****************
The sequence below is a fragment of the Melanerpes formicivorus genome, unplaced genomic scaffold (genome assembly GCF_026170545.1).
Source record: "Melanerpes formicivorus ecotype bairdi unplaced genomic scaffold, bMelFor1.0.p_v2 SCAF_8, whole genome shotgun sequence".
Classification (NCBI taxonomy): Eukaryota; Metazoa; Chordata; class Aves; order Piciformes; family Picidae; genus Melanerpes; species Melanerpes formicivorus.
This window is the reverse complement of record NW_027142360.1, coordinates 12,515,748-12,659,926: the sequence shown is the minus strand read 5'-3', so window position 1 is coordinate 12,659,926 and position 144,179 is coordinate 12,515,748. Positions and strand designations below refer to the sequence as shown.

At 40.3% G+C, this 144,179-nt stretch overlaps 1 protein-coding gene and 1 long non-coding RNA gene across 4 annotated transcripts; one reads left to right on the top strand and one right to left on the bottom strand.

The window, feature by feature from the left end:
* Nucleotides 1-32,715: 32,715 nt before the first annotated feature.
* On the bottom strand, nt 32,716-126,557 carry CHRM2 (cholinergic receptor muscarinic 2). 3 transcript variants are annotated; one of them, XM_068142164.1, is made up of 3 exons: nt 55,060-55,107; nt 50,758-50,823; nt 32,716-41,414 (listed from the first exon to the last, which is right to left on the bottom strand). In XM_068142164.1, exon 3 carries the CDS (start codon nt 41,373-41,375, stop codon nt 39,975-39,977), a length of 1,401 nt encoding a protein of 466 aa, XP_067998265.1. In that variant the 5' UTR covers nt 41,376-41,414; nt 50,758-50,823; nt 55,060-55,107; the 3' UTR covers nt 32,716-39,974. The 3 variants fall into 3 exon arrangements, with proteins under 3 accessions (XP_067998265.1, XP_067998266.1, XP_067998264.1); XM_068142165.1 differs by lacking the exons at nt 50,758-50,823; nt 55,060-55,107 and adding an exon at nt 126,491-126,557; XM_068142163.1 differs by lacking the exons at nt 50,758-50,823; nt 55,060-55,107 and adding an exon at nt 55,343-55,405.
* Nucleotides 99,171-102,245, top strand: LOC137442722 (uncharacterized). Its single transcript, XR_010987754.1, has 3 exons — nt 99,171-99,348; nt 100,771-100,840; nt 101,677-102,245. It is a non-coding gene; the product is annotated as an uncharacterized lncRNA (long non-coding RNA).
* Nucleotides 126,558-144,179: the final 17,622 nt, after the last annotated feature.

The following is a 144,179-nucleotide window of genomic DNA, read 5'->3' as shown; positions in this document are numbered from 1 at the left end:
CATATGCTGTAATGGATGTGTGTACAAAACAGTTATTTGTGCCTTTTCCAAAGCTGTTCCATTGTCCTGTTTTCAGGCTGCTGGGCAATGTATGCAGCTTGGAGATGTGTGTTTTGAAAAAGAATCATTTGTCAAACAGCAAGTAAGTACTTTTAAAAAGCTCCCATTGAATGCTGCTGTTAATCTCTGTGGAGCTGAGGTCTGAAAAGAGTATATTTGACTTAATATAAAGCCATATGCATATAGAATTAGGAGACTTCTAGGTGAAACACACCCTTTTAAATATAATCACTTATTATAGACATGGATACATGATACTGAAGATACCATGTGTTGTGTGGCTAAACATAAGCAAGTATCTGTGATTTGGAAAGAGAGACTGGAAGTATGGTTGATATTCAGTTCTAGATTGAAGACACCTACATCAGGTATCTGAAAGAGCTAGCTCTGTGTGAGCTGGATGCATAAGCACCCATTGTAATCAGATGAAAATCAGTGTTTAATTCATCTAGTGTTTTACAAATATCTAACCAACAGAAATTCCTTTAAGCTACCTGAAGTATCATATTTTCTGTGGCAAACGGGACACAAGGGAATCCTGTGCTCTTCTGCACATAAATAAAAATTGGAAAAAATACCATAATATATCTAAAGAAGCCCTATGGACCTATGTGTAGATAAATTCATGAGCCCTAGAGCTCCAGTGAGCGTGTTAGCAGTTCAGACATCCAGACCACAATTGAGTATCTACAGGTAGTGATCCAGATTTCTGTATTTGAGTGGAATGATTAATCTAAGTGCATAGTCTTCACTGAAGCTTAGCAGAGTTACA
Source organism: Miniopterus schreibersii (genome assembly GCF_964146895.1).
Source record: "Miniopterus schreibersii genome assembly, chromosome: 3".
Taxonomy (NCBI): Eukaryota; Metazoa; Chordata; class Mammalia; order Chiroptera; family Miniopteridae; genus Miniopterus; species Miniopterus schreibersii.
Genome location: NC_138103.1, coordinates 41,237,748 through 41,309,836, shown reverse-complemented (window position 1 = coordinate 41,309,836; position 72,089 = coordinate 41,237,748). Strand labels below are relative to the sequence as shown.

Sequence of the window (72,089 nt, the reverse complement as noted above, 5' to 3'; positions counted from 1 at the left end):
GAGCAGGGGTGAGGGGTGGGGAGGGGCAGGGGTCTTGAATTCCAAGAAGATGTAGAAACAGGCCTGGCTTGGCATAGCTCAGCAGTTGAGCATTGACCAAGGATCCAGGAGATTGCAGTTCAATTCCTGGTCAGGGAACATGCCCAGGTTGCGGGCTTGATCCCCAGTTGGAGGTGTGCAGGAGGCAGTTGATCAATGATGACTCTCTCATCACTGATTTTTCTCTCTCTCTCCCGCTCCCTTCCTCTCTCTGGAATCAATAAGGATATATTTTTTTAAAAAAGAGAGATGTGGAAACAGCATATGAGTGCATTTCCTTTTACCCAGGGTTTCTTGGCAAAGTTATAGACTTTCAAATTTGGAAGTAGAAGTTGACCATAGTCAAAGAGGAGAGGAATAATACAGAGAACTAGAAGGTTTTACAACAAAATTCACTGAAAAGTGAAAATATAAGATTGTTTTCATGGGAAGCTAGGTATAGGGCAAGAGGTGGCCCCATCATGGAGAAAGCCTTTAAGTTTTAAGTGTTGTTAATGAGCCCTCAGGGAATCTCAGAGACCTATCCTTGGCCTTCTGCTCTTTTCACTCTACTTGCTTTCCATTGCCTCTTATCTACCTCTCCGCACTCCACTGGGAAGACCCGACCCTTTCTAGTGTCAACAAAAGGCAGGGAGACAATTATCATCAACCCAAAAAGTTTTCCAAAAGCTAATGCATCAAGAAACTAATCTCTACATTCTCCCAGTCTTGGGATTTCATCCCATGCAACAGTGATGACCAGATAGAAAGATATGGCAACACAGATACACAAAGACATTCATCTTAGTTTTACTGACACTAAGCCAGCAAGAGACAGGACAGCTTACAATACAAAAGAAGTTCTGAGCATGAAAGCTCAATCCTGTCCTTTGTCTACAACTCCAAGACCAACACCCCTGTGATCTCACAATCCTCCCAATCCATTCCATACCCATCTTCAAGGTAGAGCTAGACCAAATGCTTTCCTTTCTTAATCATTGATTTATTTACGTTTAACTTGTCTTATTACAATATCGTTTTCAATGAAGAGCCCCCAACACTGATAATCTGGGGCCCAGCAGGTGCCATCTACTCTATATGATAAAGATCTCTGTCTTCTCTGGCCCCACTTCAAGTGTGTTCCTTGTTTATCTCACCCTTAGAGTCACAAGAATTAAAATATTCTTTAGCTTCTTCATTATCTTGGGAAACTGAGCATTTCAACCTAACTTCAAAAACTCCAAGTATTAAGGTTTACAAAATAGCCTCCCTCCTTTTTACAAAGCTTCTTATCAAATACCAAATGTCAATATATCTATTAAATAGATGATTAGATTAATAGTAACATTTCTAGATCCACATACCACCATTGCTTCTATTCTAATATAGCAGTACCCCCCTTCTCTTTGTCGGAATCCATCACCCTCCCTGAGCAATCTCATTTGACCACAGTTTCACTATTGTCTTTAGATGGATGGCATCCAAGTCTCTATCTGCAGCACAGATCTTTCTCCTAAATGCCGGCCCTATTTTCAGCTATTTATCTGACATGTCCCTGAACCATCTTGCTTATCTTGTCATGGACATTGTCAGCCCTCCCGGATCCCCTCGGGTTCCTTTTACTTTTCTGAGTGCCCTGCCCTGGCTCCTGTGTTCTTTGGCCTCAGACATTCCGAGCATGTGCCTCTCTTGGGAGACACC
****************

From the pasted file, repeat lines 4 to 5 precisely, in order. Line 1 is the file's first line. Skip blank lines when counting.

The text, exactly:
This window is the reverse complement of record NW_027142360.1, coordinates 12,515,748-12,659,926: the sequence shown is the minus strand read 5'-3', so window position 1 is coordinate 12,659,926 and position 144,179 is coordinate 12,515,748. Positions and strand designations below refer to the sequence as shown.

At 40.3% G+C, this 144,179-nt stretch overlaps 1 protein-coding gene and 1 long non-coding RNA gene across 4 annotated transcripts; one reads left to right on the top strand and one right to left on the bottom strand.